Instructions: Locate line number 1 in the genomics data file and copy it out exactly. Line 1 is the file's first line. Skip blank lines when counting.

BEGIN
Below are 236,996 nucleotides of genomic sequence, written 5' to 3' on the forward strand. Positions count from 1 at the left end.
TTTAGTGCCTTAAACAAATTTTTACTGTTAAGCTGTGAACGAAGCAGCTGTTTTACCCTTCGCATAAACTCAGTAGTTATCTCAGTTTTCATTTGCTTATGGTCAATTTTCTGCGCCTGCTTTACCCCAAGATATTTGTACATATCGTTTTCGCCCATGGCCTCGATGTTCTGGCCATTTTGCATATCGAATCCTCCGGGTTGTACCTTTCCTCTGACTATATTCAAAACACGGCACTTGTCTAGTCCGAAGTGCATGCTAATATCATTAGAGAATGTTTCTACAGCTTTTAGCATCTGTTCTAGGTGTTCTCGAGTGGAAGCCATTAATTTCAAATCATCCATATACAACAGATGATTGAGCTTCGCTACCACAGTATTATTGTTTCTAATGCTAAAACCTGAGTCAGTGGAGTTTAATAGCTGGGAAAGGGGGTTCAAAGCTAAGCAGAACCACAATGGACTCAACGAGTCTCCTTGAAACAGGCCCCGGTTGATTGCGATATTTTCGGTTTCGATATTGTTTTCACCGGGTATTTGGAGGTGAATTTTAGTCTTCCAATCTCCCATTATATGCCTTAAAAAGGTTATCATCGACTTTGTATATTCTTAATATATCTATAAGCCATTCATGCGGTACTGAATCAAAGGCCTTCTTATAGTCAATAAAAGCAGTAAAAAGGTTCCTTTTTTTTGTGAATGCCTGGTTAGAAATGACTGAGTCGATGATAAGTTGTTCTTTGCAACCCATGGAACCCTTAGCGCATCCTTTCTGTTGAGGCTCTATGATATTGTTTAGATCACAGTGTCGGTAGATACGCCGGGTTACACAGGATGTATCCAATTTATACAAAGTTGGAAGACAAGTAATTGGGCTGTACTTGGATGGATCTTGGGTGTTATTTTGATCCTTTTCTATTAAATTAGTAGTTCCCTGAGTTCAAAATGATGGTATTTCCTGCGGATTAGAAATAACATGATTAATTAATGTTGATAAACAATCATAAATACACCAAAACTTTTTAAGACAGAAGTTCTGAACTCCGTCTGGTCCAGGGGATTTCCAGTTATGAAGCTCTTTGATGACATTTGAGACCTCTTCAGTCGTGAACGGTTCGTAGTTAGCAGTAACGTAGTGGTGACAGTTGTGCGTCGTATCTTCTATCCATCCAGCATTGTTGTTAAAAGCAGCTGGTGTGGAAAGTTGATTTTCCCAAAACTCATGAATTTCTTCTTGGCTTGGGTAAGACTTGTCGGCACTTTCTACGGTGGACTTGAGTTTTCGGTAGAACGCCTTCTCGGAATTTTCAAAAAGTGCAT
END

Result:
Below are 236,996 nucleotides of genomic sequence, written 5' to 3' on the forward strand. Positions count from 1 at the left end.